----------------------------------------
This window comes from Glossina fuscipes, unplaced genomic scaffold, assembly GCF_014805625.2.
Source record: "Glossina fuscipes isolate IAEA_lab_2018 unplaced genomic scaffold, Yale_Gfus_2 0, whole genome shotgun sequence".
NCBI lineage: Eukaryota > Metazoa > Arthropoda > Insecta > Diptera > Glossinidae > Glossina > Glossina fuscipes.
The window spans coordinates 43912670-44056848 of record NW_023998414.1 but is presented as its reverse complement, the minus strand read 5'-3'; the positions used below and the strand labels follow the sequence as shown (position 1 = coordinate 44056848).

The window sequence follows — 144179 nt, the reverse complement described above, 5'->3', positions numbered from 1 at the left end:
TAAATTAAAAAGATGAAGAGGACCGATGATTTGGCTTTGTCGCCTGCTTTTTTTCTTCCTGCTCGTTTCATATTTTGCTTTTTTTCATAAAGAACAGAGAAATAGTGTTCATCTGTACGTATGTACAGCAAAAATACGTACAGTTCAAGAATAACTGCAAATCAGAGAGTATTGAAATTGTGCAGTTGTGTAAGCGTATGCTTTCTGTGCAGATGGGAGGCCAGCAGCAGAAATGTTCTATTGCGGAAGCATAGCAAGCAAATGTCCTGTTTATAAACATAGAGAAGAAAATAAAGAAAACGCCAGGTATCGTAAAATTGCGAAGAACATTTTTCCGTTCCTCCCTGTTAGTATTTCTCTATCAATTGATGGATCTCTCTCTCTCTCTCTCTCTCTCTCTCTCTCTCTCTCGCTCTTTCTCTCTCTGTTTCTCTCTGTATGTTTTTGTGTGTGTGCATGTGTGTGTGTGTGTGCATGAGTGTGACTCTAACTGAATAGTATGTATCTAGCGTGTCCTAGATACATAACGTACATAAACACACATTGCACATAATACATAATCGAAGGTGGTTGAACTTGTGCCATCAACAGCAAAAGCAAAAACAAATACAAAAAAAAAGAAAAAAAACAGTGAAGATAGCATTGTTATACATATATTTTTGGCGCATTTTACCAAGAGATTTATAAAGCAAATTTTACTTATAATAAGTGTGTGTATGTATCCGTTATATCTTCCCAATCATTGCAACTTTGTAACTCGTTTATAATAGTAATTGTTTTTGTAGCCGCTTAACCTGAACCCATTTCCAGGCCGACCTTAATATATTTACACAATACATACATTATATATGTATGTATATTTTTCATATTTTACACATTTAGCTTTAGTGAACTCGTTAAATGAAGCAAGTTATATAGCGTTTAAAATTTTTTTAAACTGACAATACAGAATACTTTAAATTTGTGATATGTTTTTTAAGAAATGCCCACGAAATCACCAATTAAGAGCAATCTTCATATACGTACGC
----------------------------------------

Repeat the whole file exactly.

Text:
This window comes from Glossina fuscipes, unplaced genomic scaffold, assembly GCF_014805625.2.
Source record: "Glossina fuscipes isolate IAEA_lab_2018 unplaced genomic scaffold, Yale_Gfus_2 0, whole genome shotgun sequence".
NCBI lineage: Eukaryota > Metazoa > Arthropoda > Insecta > Diptera > Glossinidae > Glossina > Glossina fuscipes.
The window spans coordinates 43912670-44056848 of record NW_023998414.1 but is presented as its reverse complement, the minus strand read 5'-3'; the positions used below and the strand labels follow the sequence as shown (position 1 = coordinate 44056848).

The window sequence follows — 144179 nt, the reverse complement described above, 5'->3', positions numbered from 1 at the left end:
TAAATTAAAAAGATGAAGAGGACCGATGATTTGGCTTTGTCGCCTGCTTTTTTTCTTCCTGCTCGTTTCATATTTTGCTTTTTTTCATAAAGAACAGAGAAATAGTGTTCATCTGTACGTATGTACAGCAAAAATACGTACAGTTCAAGAATAACTGCAAATCAGAGAGTATTGAAATTGTGCAGTTGTGTAAGCGTATGCTTTCTGTGCAGATGGGAGGCCAGCAGCAGAAATGTTCTATTGCGGAAGCATAGCAAGCAAATGTCCTGTTTATAAACATAGAGAAGAAAATAAAGAAAACGCCAGGTATCGTAAAATTGCGAAGAACATTTTTCCGTTCCTCCCTGTTAGTATTTCTCTATCAATTGATGGATCTCTCTCTCTCTCTCTCTCTCTCTCTCTCTCTCTCTCGCTCTTTCTCTCTCTGTTTCTCTCTGTATGTTTTTGTGTGTGTGCATGTGTGTGTGTGTGTGCATGAGTGTGACTCTAACTGAATAGTATGTATCTAGCGTGTCCTAGATACATAACGTACATAAACACACATTGCACATAATACATAATCGAAGGTGGTTGAACTTGTGCCATCAACAGCAAAAGCAAAAACAAATACAAAAAAAAAGAAAAAAAACAGTGAAGATAGCATTGTTATACATATATTTTTGGCGCATTTTACCAAGAGATTTATAAAGCAAATTTTACTTATAATAAGTGTGTGTATGTATCCGTTATATCTTCCCAATCATTGCAACTTTGTAACTCGTTTATAATAGTAATTGTTTTTGTAGCCGCTTAACCTGAACCCATTTCCAGGCCGACCTTAATATATTTACACAATACATACATTATATATGTATGTATATTTTTCATATTTTACACATTTAGCTTTAGTGAACTCGTTAAATGAAGCAAGTTATATAGCGTTTAAAATTTTTTTAAACTGACAATACAGAATACTTTAAATTTGTGATATGTTTTTTAAGAAATGCCCACGAAATCACCAATTAAGAGCAATCTTCATATACGTACGC